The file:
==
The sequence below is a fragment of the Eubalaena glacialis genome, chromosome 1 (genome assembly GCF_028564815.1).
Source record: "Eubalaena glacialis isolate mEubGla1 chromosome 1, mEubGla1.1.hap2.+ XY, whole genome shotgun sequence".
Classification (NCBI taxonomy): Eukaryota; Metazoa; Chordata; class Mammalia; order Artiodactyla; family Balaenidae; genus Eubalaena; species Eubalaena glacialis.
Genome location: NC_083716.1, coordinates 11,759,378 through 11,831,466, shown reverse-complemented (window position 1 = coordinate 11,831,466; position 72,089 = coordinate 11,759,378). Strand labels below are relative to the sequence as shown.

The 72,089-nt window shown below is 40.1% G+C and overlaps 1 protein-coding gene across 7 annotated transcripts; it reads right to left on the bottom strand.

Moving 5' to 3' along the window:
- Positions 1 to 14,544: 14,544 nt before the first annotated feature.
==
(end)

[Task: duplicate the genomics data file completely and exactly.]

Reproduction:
The sequence below is a fragment of the Eubalaena glacialis genome, chromosome 1 (genome assembly GCF_028564815.1).
Source record: "Eubalaena glacialis isolate mEubGla1 chromosome 1, mEubGla1.1.hap2.+ XY, whole genome shotgun sequence".
Classification (NCBI taxonomy): Eukaryota; Metazoa; Chordata; class Mammalia; order Artiodactyla; family Balaenidae; genus Eubalaena; species Eubalaena glacialis.
Genome location: NC_083716.1, coordinates 11,759,378 through 11,831,466, shown reverse-complemented (window position 1 = coordinate 11,831,466; position 72,089 = coordinate 11,759,378). Strand labels below are relative to the sequence as shown.

The 72,089-nt window shown below is 40.1% G+C and overlaps 1 protein-coding gene across 7 annotated transcripts; it reads right to left on the bottom strand.

Moving 5' to 3' along the window:
- Positions 1 to 14,544: 14,544 nt before the first annotated feature.